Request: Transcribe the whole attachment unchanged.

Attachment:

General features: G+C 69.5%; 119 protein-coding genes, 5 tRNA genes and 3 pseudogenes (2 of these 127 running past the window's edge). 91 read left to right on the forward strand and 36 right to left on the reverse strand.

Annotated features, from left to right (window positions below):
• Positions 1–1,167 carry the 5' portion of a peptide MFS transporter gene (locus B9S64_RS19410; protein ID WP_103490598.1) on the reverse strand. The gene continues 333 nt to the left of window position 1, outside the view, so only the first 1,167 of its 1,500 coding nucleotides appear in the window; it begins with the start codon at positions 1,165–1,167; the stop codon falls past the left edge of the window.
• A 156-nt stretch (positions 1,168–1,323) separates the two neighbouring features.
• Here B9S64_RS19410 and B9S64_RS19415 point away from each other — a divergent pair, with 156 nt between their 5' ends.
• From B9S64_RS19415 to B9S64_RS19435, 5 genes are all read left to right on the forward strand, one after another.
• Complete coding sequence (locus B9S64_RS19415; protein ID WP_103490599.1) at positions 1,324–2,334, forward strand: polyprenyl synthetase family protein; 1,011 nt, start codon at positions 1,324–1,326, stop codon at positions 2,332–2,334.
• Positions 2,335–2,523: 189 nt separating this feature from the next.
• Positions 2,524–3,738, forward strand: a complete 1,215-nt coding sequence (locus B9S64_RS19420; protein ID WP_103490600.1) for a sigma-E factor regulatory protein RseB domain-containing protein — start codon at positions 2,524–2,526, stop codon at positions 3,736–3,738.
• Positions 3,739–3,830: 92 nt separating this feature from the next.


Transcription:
General features: G+C 69.5%; 119 protein-coding genes, 5 tRNA genes and 3 pseudogenes (2 of these 127 running past the window's edge). 91 read left to right on the forward strand and 36 right to left on the reverse strand.

Annotated features, from left to right (window positions below):
• Positions 1–1,167 carry the 5' portion of a peptide MFS transporter gene (locus B9S64_RS19410; protein ID WP_103490598.1) on the reverse strand. The gene continues 333 nt to the left of window position 1, outside the view, so only the first 1,167 of its 1,500 coding nucleotides appear in the window; it begins with the start codon at positions 1,165–1,167; the stop codon falls past the left edge of the window.
• A 156-nt stretch (positions 1,168–1,323) separates the two neighbouring features.
• Here B9S64_RS19410 and B9S64_RS19415 point away from each other — a divergent pair, with 156 nt between their 5' ends.
• From B9S64_RS19415 to B9S64_RS19435, 5 genes are all read left to right on the forward strand, one after another.
• Complete coding sequence (locus B9S64_RS19415; protein ID WP_103490599.1) at positions 1,324–2,334, forward strand: polyprenyl synthetase family protein; 1,011 nt, start codon at positions 1,324–1,326, stop codon at positions 2,332–2,334.
• Positions 2,335–2,523: 189 nt separating this feature from the next.
• Positions 2,524–3,738, forward strand: a complete 1,215-nt coding sequence (locus B9S64_RS19420; protein ID WP_103490600.1) for a sigma-E factor regulatory protein RseB domain-containing protein — start codon at positions 2,524–2,526, stop codon at positions 3,736–3,738.
• Positions 3,739–3,830: 92 nt separating this feature from the next.